Prabhas, Rana Daggubati, Tamannaah, Anushka Shetty, Nasser, Sathyaraj
Over the past decade, Telugu film director SS Rajamouli has established himself as a man who can deliver CGI-heavy cinematic spectacle.
His latest is reportedly India’s most expensive film ever. Bahubali opens with a bang — we’re plunged into an otherworldly medieval landscape, withgigantic waterfalls, towering mountains and forests. A woman (Ramya Krishnan)descends from a mountain top into a river valley, carrying a baby in her arms.
Forest dwellers rescue the boy as she floats away to her death. What follows is the story of an orphan boy discovering his true identity, and an expository tale of a heroic king backstabbed by a trusted friend.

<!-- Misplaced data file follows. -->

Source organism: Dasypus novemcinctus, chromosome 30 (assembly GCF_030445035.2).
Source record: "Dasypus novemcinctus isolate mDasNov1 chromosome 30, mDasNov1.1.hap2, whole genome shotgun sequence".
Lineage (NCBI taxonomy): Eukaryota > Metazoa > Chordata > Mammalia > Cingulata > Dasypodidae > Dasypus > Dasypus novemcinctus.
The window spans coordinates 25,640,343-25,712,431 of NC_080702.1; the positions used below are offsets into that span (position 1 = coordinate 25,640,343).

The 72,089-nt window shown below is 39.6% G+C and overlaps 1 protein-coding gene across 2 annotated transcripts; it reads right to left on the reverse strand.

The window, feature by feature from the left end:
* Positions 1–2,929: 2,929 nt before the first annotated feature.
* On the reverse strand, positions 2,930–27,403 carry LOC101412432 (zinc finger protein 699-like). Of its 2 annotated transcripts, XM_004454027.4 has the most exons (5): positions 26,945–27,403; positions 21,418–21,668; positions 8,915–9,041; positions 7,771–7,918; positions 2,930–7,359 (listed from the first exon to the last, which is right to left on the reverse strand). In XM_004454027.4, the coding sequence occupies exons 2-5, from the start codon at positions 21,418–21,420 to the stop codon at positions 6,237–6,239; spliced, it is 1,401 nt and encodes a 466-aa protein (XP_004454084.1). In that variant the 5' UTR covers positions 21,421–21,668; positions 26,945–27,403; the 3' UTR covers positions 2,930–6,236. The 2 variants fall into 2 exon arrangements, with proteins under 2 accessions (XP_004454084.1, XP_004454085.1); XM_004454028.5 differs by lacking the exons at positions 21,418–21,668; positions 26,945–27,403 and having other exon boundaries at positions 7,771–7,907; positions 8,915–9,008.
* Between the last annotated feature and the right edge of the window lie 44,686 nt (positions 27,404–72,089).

As the protagonist (Prabhas) tails a fairylike creature (Tamannah) over waterfalls, and giant armies clash swords, Bahubali begins to feel very much like The Lord of the Rings. Some of the aesthetics are clearly borrowed from this epic series and Zack Snyder’s 300, but there’s enough startlingly original design to call it inspiration.
What really makes the film work is that it is, at its heart, a fast-paced adventure, fuelled by themes of questing and redemption.
Prabhas is exceptional as the lead, hulking yet charming. Rana Daggubati is perfectly cast as the villain, his performance layered with subtlety and nuance. The final scene of Bahubali reminds you that the tale will be concluded in next year’s sequel. By the time the credits roll, you’re left wishing it would come sooner.
(Bahubali is a Telugu film also showing dubbed in Hindi)